Grant is in the midst of a love affair with a beautiful New York party girl, and this threatens to break up his long allegiance to his aging mistress and mentor, Carol Abernathy. As a sort of test of himself, he undertakes to learn the difficult and dangerous sport of deep undersea diving. He goes to the island of Jamaica and hires an instructor, Al Bonham. Grant is capable physically, but Bonham is a giant. Grant is timid about diving and knows it; Bonham is absolutely unafraid of the sea, he attacks sharks single-handed for fun. Grant much admires Bonham, and Bonham finds Grant an admirable and profitable pupil. Grant admires his teacher also for his capacities in food and drink and sex, and for his wish to lead an independent life of adventure outside the ruled limits of society. Throughout the book, Grant struggles to find his way in the conflicts over his new girl, his own impulses of jealousy, his old mistress and her fatherly husband, and the world of the masculine as presented by Bonham and his associates. In the end, he wins out, and Grant and Lucky have agreed to walk together a dangerous tightrope on which one misstep—one “stepping out” as it is put in the old-fashioned Midwestern dialect—will mean disaster.

IN TELLING THIS STORY, Jones has all his famous difficulties with English syntax. Still, although the most interesting things are not those he presents in his version of standard English, but rather in his vernacular of obscenity, he can do quite brilliant set pieces when they are called for. His descriptions of the sea, of diving recall and sometimes surpass in their figures and their visual imagery those of Lawrence Durrell, for instance. In Durrell’s Clea (page 226), and in Go to the Widow-Maker (page 16), there are presentations of diving into undersea grottoes paralleling each other in many ways, as I suppose these experiences do. They are too long to quote here, but as I read them, Jones’s is at least as evocative and vivid as Durrell’s, and ends more daringly, and more soundly in connection with the rest of its story. Alone in this vast gallery beneath the waves, breathing from his acqualung as he rests and looks around, Jones’s hero is seized with an overwhelming desire to masturbate. Honi soit qui mal y pense.

In this scene, as in many others, Jones’s language is quite conventional, given a little slippage in pronouns and in the agreement of complex nouns and subjects. But his use of the proletarian dialect of obscenity allows him an entirely new accuracy of fact and of valuation in speaking of sexual experience. No other writer has ever done this so well. It is more than a matter of using obscenities, as we call them; it is a profound honesty, a willingness to connect physical experience with feeling that neither pornographers nor those who speak only of the feelings and obscure the physical can hope to manage. As he manages this about sex, so he does about aggression. Jones uses the language of masculine aggression, knows how to assess its undertones of sexuality, and in the action he presents, he shows the consequences of these feelings. Those who imagine he is simply praising the male world do not understand him at all.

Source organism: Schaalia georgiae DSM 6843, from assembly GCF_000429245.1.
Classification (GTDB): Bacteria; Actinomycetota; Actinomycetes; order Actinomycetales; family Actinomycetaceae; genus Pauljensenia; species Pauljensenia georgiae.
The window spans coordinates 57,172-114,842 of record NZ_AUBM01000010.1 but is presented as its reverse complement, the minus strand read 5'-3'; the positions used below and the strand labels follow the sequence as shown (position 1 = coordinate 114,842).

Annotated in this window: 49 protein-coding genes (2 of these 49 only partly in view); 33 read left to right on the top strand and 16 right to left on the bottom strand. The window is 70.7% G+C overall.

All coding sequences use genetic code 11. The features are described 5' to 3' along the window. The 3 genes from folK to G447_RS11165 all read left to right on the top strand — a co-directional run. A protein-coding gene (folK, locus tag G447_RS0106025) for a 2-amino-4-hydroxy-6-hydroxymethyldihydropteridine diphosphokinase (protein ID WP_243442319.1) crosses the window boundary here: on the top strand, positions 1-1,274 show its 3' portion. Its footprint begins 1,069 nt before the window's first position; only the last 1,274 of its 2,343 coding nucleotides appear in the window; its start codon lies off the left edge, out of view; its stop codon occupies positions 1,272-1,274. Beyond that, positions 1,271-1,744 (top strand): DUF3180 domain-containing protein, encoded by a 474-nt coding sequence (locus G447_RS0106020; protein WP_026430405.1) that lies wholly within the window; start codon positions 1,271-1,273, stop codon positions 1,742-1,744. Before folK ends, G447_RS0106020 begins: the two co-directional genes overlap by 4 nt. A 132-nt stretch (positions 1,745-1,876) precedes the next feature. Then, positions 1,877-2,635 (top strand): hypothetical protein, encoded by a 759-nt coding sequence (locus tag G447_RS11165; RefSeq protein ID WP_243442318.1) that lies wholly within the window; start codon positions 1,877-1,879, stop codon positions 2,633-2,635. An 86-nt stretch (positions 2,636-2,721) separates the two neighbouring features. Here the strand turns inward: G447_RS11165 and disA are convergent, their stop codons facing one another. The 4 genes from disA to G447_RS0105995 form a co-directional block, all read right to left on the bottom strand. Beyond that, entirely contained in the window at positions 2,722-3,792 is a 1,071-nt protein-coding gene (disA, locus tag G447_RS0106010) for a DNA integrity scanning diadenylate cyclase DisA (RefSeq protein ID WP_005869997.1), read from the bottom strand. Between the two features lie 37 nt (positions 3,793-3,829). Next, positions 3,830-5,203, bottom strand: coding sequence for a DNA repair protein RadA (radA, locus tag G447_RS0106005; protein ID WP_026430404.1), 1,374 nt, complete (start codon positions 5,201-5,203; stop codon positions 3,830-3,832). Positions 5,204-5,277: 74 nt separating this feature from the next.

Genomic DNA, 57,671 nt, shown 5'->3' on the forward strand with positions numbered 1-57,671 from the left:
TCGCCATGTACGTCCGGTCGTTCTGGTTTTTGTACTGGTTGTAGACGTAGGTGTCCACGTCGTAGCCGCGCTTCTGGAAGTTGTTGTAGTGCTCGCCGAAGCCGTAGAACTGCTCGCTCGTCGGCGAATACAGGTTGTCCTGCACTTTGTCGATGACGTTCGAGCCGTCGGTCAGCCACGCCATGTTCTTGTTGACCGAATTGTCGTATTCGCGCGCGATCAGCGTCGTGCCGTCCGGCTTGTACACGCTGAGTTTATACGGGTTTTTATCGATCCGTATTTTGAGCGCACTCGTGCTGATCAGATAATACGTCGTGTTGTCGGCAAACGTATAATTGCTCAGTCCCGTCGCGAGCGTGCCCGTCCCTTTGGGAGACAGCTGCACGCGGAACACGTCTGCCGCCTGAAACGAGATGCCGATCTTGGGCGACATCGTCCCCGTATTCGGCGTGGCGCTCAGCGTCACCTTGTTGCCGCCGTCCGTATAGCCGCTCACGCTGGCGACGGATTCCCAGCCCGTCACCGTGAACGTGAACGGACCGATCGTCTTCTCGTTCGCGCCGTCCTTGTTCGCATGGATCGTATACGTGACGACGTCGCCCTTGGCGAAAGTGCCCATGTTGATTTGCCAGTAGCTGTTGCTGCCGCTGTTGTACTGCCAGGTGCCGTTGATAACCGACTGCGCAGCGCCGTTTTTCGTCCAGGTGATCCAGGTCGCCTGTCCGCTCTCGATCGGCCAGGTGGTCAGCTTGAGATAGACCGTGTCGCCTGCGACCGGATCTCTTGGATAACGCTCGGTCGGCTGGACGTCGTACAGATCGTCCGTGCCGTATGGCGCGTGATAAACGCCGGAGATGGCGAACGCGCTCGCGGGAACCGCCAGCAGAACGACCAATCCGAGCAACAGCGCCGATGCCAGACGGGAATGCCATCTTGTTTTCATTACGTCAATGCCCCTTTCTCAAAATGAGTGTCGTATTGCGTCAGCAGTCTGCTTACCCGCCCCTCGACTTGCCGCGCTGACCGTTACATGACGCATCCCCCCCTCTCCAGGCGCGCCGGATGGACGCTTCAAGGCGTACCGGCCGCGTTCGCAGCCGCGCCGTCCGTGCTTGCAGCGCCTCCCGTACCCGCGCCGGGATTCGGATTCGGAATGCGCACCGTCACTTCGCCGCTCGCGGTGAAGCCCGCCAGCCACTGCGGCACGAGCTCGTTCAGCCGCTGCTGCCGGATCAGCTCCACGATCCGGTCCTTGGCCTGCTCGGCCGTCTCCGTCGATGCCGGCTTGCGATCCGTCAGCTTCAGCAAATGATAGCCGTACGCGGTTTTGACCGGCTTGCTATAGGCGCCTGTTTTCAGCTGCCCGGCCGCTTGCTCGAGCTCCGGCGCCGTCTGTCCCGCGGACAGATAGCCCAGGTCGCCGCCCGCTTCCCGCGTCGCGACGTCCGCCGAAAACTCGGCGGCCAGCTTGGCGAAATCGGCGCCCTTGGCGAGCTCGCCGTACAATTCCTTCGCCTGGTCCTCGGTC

Go to the Widow-Maker is frequently so unabashed as to sound, to an unwilling ear, not unabashed but foolish. To be honest with his reader, the author has to present without irony as successes those things that he honestly finds to have been successful. This is a very risky enterprise, easy to mock. Failure is ingratiating, there is a lot about success that makes the rest of us dislike hearing of it. In this book there are, as I have said, too many episodes, too many things that only happened. We are given too many dives, too many fights, too many voyages, too many dialogues that appear to the author to have had intellectual content but which to the reader are only boozy vaporings. Still, success is difficult and who can tell what may have contributed to it? So he puts it all in. The course of failure is easier to chart.

Jones’s novel has superficially the form of a fat conventional novel, and so clumsy is it, so weighty, so persistent—he says of the writing of his hero, “He didn’t spend much time in stylistic niceties but just sort of bullassed right through”—it may seem to some readers a mere exploitation of the form. But I think they are wrong, and to many people it will be a very important book. It should make many previously accepted conventions quite impossible now; but more than that it offers a new kind of history, a profund psychology, and above all a morality that is full of possibilities.

This Issue

June 15, 1967